What do you think, folks?

Monday, December 19, 2011

A Wretched Hive of Scum and Villainy

or, Of Owlbears, Laughing Ghosts and Necromancers

We had our second Pathfinder session yesterday, and it went fairly well.  We had two new players.  Marc found out about the game through this blog, and Jesse is a friend of Greg's who was at the bookstore the last time we played, teaching another guy how to play Axis and Allies.  Marc had a Dwarf Cleric, and Jesse had an Elf Alchemist (a cool but strange class from a PF splatbook, I take it).

Our motley group returned to the mining town that is full of evil lowlifes and of course got into trouble.  Our Sorcerer Toki went to find out if our dead torchbearer (he fell down a pit trap) was really the sheriff's nephew.  He was, and the sheriff decided to shake down Toki for it.  He threatened to arrest the sorcerer if he didn't fork over 100gp.

Plato, our half-elf Thief, wanted to fence his strange black glassy rocks, and lost one to a greedy dwarf miner who he asked to appraise it.  He tried to swipe it back when the dwarf refused to return it, and earned the ire of that mining company.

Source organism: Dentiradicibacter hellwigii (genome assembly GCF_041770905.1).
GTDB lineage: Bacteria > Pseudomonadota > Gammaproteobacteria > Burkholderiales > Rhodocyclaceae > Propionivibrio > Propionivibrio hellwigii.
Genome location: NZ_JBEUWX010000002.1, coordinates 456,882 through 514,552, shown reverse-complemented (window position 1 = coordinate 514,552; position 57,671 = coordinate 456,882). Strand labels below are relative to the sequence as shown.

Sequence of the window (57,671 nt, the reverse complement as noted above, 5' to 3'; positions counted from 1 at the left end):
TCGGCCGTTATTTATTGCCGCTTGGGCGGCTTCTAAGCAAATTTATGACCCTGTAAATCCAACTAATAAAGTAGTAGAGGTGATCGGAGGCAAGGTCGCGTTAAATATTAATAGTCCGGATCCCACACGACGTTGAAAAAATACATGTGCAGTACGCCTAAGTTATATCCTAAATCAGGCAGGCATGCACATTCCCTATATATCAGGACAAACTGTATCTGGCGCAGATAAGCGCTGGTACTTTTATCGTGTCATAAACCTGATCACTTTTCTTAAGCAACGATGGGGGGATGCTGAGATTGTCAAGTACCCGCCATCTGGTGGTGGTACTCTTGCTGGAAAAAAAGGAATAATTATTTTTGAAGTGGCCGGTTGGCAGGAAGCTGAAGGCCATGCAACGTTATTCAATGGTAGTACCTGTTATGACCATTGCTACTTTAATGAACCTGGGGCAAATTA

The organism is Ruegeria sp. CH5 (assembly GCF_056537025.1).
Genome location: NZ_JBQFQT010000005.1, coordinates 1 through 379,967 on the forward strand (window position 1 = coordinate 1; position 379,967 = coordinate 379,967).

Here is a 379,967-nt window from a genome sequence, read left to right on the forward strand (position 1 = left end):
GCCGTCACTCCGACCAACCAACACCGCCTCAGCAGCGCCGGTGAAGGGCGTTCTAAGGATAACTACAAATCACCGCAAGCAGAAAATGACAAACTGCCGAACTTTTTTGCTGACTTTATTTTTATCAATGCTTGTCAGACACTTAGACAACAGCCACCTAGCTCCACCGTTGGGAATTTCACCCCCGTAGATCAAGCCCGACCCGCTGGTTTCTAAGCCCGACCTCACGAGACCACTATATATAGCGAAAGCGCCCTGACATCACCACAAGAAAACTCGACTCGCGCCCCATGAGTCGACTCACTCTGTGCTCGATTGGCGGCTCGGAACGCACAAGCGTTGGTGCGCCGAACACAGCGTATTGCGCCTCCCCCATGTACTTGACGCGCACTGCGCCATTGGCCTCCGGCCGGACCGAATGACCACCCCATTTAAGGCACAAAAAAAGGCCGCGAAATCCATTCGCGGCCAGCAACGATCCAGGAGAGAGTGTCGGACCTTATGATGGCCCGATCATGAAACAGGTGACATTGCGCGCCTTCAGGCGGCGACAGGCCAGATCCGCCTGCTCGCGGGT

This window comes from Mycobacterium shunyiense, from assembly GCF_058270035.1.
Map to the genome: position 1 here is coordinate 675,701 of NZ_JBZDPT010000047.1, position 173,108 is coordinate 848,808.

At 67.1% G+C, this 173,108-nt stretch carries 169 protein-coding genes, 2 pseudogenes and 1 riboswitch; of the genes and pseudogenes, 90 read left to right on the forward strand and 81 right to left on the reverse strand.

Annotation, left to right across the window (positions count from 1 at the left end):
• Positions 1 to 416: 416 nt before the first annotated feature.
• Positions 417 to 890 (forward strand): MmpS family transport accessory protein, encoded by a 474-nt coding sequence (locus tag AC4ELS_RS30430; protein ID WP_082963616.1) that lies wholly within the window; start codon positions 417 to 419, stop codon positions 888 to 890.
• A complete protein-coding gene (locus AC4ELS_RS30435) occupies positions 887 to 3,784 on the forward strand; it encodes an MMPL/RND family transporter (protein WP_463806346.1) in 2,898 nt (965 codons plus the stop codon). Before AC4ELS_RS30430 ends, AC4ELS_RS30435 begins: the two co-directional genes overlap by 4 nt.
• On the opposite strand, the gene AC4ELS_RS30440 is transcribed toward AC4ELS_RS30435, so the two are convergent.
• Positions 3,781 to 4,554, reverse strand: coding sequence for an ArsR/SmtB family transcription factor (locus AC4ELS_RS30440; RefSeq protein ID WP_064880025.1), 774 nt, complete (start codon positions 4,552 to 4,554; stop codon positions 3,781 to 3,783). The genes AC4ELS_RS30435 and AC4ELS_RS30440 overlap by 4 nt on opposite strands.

Oxide, the warforged Fighter, went to get repaired.

My Paladin, Elwood, went to see Allistan our employer, gave him copies of our maps, details of what we'd explored, handed in some historical artifacts (which he paid us for), and got our magic items identified.  That's where Allistan introduced our new cohorts, Ragnar the Dwarf and... can't remember the Elf's name, something -lad.

My Paladin took his earnings and bought some gear, and a little present for the prostitute who had shared the information he needed the night before.  She accepted the gift, and asked what I wanted.  I told her it was just a gift.  She said she had some spare time.  I took her up on her offer.  Good thing, too, otherwise I might have risked losing my abilities.